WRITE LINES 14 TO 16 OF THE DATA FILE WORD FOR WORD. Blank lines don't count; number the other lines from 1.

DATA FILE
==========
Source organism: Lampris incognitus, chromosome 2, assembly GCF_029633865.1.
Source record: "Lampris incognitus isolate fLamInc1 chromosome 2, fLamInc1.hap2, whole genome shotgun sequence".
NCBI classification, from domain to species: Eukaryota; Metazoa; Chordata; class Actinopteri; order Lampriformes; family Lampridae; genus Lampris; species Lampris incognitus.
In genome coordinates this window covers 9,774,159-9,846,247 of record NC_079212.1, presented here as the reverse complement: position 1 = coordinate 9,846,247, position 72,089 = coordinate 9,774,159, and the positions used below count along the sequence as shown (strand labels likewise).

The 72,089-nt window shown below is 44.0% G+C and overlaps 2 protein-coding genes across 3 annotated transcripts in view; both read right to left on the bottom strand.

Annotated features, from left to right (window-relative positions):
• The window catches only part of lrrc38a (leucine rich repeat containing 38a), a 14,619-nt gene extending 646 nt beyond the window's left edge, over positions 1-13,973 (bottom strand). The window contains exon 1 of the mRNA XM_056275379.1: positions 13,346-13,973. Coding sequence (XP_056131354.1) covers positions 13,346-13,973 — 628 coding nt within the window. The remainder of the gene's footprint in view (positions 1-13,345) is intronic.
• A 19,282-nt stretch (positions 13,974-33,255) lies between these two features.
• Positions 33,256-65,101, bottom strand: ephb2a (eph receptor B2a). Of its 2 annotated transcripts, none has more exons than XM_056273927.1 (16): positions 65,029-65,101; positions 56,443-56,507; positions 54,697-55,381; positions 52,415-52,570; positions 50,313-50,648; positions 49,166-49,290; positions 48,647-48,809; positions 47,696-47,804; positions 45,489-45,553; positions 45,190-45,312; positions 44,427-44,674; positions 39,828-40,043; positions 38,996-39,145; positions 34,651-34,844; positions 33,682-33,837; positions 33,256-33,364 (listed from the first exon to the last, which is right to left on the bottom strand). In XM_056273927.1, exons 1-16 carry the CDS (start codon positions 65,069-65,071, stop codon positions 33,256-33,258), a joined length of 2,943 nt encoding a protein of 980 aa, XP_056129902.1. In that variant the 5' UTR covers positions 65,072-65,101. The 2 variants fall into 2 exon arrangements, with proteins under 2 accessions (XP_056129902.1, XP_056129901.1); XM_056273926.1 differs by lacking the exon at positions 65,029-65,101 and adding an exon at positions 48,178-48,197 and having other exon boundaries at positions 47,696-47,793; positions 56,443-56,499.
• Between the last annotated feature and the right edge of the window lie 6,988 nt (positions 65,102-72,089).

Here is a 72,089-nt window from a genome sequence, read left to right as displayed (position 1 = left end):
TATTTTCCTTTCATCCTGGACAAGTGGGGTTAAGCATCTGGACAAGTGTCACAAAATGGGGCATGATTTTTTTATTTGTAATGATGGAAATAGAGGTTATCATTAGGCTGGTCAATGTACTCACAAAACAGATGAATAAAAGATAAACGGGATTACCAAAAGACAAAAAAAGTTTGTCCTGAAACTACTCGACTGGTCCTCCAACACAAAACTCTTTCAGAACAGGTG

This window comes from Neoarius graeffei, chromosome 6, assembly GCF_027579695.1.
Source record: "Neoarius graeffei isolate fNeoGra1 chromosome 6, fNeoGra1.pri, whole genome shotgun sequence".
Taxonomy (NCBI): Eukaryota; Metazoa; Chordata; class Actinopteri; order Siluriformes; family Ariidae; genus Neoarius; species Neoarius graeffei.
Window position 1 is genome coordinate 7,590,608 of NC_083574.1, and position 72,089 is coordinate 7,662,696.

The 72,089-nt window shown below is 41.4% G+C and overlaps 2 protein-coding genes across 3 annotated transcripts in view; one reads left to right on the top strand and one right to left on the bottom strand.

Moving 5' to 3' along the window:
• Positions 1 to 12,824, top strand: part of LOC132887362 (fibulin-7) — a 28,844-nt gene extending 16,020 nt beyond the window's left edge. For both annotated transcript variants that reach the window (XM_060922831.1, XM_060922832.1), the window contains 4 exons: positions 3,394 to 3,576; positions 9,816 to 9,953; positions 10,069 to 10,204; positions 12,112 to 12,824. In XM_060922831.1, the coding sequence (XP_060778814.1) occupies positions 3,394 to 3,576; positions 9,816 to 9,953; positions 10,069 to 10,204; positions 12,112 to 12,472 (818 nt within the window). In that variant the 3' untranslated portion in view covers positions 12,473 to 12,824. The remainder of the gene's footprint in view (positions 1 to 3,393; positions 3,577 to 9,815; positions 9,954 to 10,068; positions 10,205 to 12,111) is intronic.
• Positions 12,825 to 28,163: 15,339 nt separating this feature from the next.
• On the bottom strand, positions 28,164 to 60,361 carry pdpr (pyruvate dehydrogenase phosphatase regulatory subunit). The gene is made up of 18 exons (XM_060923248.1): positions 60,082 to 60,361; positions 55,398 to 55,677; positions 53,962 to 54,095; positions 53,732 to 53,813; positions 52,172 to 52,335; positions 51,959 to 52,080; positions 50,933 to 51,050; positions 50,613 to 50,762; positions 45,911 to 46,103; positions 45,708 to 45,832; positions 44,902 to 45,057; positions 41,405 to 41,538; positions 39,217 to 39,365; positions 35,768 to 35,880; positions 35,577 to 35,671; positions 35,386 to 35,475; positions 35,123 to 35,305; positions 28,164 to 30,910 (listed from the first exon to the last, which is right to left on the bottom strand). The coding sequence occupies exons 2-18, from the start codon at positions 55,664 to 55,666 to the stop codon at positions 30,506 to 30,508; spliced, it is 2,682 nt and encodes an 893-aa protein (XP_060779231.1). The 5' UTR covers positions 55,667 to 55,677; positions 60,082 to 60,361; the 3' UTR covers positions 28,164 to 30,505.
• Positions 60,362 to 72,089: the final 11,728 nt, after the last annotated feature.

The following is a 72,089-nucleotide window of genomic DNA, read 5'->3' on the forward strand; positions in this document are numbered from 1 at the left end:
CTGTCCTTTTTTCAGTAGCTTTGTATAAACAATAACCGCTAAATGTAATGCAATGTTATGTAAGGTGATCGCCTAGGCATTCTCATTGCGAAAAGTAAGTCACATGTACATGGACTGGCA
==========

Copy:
Source record: "Neoarius graeffei isolate fNeoGra1 chromosome 6, fNeoGra1.pri, whole genome shotgun sequence".
Taxonomy (NCBI): Eukaryota; Metazoa; Chordata; class Actinopteri; order Siluriformes; family Ariidae; genus Neoarius; species Neoarius graeffei.
Window position 1 is genome coordinate 7,590,608 of NC_083574.1, and position 72,089 is coordinate 7,662,696.